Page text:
In the tradition of The Jerk and Billy Madison, Melissa McCarthy created Tammy, a comedy about a woman who is stuck somewhere between self-imposed immaturity and adulthood. Since McCarthy co-wrote the screenplay with her husband Ben Falcone, who also directed, there’s the sense that the movie is earnest attempt to launch her into the comedy stratosphere. Tammy is definitely a showcase for her talent as an actor – she has no problem with pratfalls, one-liners, and even a little heart – yet the screenplay suffers from an identity crisis. Tammy changes her personality depending on what the narrative requires from her, to the point where it seems she suffers from an undiagnosed mental illness.
When we first meet Tammy (McCarthy), she’s riding on a highway while a boombox blares from her backseat. She hits a deer by mistake, and it’s unclear where Falcone is going with the close-up of the animal: I didn’t know whether the scene would go for the gross-out or the comedic equivalent of a jump scare. Turns out the temporarily incapacitated deer is an opportunity for Tammy to show her nature: she uncouth but not dim-witted, the sort of person who talks her way through a tough situation instead of out of one. The animal scampers on its way, but Tammy’s car is trashed and she’s late for work at a fast food joint. Her boss (Falcone) fires her, so when she gets home early she finds her husband (Nat Faxon) playing house with her neighbor (Toni Collette). With one indignity after another, Tammy storms to the home of her mother (Allison Janney) and recruits her alcoholic grandmother Pearl (Susan Sarandon) for a road-trip*. Their destination is Niagra Falls, but an escalating crime spree creates a series of obstacles.
The heart of Tammy is the relationship between her and Pearl. Falcone relies on familiar tropes – the road movie and the mismatched couple, specifically – and freshens by creating specific desires for chaos. Pearl is quick-witted and destructive: she sees advanced age as an opportunity to indulge in bad behavior. In this regard, she acts more like a bad best friend than a grandmother: there’s a scene where she kicks Tammy out of a motel room so she can fuck an older man (Gary Cole) she met at the bar. She’s governed by booze. Tammy, on the other hand, is far more inconsistent. In the scene at the bar, Tammy tries to seduce the older man’s son (Mark Duplass) and nearly embarrasses herself. Twenty minutes later the Duplass character tries to kiss Tammy, and now she says she cannot because she’s married. The script does not even supply the reason that Tammy was drunk at the bar. Instead, McCarthy and Falcone modulate the character based on how they want the audience to react to her. Torn between being sympathetic and unapologetic, Tammy ultimately loses her audience.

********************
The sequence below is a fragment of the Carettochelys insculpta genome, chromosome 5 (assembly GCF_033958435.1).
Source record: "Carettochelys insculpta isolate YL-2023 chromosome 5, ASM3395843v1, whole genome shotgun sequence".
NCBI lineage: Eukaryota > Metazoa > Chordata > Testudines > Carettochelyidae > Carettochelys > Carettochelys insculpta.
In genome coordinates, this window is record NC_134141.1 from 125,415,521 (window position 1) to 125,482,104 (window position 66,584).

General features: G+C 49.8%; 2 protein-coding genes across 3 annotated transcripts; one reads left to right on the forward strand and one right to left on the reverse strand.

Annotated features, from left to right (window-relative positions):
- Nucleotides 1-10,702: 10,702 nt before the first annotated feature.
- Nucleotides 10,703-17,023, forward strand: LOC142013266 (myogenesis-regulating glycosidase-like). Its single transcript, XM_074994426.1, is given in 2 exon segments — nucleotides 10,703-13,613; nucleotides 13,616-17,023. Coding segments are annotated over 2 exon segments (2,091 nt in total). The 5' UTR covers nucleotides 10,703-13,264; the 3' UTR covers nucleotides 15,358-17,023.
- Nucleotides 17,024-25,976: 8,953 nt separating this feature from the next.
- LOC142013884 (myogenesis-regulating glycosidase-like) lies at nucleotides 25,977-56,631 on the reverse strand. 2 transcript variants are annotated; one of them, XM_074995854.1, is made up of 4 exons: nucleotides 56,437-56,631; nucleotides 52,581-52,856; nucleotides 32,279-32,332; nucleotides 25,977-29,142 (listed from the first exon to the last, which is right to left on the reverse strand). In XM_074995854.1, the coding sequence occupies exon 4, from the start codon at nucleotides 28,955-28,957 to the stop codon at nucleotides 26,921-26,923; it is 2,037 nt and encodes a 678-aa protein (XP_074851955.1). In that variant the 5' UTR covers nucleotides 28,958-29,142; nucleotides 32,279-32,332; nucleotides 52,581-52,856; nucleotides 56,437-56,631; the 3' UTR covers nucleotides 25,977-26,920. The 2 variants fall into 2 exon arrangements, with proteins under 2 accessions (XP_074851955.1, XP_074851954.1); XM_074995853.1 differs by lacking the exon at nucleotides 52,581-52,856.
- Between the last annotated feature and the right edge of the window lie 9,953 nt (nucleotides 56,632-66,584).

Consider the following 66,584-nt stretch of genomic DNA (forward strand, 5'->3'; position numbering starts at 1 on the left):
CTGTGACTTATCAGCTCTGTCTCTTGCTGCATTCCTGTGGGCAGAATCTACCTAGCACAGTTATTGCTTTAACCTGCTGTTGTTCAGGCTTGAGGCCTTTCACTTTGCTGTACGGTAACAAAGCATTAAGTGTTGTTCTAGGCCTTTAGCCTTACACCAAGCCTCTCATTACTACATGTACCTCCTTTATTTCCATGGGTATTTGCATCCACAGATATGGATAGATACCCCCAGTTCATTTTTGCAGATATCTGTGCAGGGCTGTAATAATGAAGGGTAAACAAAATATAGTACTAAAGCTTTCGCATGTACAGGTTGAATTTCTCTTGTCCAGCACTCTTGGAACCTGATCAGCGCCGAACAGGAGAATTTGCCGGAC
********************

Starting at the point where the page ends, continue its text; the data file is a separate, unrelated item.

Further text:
Although there’s an overarching problem with McCarthy and Falcone’s hero, there is still plenty that’s funny from moment to moment. The big set-piece happens when Tammy robs a fast food store, and the scene recalls Dog Day Afternoon (she’s not a good criminal) and Chris Farley films (she’s always hungry and only wants to make friends). The employees go for understatement while McCarthy is over-the-top, and the jokes are earnest, clever. There’s a slight shift toward an ensemble comedy once Tammy and Pearl find themselves in the home of Lenore (Kathy Bates), Pearl’s lesbian cousin. She has a big all-lesbian Fourth of July party, as if Falcone and McCarthy want to pass the Bechdel Test with flying colors, and it’s funny because Bates can play a wise, no-nonsense woman with her eyes closed (Sandra Oh is wasted as Lenore’s lover). The party ends with Tammy at a crossroads, and while there’s the familiar teachable moment, Falcone does not make it too saccharine. The only trouble is that when the lecture happens, it’s unclear which iteration of Tammy is meant to learn something.
In the world of comedy nowadays, a movie like Tammy is rare. It’s foul-mouthed without being gross: there is virtually no scatalogical humor, and all the sex jokes are respectful (insofar that they can be). More importantly, its easy-going pace means that Falcone never rushes from one location to another. But while character development is an important part of any comedy dominated by a singular large than life personality – hell, even Bad Santa learned a thing or two – there must be an actual path toward wisdom, self-worth, or whatever values the filmmakers affirm. Tammy runs around in circles, sometimes literally, to the point where we’re disoriented, unsure of our hero’s destination.
* Since these women are playing characters from three different generations, the age differences among them is noteworthy: McCarthy is 43, Janney is 54, and Sarandon is 67. Pearl is meant to be older than her age, I think, while Tammy is meant to be younger.